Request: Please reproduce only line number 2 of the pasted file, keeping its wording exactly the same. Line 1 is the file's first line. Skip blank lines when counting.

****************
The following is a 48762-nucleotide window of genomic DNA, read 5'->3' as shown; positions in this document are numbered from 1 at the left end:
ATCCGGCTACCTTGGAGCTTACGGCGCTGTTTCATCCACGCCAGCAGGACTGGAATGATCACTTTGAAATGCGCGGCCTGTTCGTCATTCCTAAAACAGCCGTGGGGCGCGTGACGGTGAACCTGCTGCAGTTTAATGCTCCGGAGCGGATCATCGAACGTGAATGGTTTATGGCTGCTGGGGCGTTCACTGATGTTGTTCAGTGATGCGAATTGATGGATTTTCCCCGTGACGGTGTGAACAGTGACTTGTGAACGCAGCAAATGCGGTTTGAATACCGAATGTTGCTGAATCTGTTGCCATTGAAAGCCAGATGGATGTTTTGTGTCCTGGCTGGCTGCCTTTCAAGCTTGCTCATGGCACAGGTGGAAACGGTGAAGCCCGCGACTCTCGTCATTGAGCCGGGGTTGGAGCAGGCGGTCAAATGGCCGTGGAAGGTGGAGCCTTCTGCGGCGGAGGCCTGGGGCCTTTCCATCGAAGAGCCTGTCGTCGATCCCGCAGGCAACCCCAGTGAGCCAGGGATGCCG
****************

ATCCGGCTACCTTGGAGCTTACGGCGCTGTTTCATCCACGCCAGCAGGACTGGAATGATCACTTTGAAATGCGCGGCCTGTTCGTCATTCCTAAAACAGCCGTGGGGCGCGTGACGGTGAACCTGCTGCAGTTTAATGCTCCGGAGCGGATCATCGAACGTGAATGGTTTATGGCTGCTGGGGCGTTCACTGATGTTGTTCAGTGATGCGAATTGATGGATTTTCCCCGTGACGGTGTGAACAGTGACTTGTGAACGCAGCAAATGCGGTTTGAATACCGAATGTTGCTGAATCTGTTGCCATTGAAAGCCAGATGGATGTTTTGTGTCCTGGCTGGCTGCCTTTCAAGCTTGCTCATGGCACAGGTGGAAACGGTGAAGCCCGCGACTCTCGTCATTGAGCCGGGGTTGGAGCAGGCGGTCAAATGGCCGTGGAAGGTGGAGCCTTCTGCGGCGGAGGCCTGGGGCCTTTCCATCGAAGAGCCTGTCGTCGATCCCGCAGGCAACCCCAGTGAGCCAGGGATGCCG